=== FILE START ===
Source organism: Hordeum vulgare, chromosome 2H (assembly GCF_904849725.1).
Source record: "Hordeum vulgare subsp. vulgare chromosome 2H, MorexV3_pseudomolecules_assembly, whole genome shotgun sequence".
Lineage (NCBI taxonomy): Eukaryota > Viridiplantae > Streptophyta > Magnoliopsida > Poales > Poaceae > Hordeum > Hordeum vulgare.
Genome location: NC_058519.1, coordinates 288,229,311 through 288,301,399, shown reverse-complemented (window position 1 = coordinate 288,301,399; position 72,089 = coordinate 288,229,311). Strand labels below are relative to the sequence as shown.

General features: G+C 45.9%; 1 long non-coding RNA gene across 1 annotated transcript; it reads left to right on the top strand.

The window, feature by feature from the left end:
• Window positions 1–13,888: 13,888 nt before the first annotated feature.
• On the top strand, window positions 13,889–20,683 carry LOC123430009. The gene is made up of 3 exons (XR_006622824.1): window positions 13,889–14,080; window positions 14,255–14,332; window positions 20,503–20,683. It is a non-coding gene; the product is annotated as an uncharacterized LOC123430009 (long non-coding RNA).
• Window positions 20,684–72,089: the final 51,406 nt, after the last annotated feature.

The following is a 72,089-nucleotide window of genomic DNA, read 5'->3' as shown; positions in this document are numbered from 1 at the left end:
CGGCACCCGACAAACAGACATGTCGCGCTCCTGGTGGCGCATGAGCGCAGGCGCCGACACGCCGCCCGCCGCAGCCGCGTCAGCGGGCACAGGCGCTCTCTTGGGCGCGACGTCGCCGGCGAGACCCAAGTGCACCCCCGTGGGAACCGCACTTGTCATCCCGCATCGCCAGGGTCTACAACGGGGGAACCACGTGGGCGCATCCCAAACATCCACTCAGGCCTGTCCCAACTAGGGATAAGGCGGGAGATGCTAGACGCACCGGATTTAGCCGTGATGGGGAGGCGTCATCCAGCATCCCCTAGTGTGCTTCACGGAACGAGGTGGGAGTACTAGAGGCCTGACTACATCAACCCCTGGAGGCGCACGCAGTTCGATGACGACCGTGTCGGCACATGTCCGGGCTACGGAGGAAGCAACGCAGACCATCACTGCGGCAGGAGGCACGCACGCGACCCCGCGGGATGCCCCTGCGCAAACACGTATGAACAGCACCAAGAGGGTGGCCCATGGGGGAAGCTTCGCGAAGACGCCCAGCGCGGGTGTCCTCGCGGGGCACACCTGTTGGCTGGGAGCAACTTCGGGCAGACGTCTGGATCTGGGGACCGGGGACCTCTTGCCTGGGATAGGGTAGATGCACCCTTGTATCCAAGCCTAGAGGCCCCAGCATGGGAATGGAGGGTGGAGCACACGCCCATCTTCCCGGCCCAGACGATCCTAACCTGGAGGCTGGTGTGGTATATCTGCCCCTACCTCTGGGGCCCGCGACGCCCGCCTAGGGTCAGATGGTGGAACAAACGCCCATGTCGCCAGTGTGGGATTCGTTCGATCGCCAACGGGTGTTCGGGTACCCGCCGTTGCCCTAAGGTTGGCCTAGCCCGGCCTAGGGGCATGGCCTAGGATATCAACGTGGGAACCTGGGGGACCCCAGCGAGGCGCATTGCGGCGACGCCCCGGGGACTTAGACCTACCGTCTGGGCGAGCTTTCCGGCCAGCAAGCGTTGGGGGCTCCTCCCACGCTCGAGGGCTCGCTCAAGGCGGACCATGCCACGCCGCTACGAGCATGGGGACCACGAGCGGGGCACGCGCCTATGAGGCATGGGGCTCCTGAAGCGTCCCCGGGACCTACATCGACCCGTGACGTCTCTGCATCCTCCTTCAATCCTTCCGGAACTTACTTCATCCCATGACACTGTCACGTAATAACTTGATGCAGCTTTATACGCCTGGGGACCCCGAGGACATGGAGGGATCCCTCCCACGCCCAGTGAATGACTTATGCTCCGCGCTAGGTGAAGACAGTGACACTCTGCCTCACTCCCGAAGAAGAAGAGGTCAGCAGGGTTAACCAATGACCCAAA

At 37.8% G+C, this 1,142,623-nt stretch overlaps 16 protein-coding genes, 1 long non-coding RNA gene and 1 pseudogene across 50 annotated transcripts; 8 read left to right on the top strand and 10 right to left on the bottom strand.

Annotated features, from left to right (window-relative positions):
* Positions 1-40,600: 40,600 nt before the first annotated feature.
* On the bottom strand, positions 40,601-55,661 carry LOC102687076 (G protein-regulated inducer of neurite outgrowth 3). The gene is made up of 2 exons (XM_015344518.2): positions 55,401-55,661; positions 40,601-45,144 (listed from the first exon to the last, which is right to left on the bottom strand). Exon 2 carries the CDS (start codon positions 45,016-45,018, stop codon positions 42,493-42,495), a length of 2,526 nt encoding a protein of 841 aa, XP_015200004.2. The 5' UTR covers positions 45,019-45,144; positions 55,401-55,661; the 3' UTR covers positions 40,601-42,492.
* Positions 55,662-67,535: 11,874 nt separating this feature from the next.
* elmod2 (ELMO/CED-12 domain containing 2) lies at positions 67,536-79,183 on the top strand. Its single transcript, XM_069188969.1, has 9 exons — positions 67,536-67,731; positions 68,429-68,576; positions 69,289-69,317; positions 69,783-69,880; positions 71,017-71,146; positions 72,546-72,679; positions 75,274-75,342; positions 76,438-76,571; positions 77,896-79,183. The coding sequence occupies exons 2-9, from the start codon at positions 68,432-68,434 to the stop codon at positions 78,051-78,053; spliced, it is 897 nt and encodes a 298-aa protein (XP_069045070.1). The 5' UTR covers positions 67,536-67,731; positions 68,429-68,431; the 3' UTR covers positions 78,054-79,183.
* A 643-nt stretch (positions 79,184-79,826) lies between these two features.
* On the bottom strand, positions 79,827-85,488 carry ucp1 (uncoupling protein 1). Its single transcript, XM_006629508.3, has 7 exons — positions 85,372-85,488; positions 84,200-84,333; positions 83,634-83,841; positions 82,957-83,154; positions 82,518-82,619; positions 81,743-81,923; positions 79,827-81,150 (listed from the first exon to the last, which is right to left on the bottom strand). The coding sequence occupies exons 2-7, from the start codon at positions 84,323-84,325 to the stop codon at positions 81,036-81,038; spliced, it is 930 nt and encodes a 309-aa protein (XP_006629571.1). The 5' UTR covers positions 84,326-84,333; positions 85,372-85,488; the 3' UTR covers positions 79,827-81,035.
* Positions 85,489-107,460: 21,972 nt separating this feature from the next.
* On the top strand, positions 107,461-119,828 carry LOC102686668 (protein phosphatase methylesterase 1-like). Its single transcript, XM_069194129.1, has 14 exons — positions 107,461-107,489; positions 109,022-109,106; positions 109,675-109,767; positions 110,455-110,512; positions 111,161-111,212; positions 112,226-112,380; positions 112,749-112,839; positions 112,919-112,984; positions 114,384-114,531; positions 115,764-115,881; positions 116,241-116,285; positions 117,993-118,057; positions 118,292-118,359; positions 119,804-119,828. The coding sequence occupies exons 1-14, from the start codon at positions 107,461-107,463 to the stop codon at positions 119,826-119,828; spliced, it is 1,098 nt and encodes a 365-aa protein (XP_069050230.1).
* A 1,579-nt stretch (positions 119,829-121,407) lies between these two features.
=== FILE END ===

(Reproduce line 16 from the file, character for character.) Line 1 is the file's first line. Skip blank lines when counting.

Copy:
* Positions 55,662-67,535: 11,874 nt separating this feature from the next.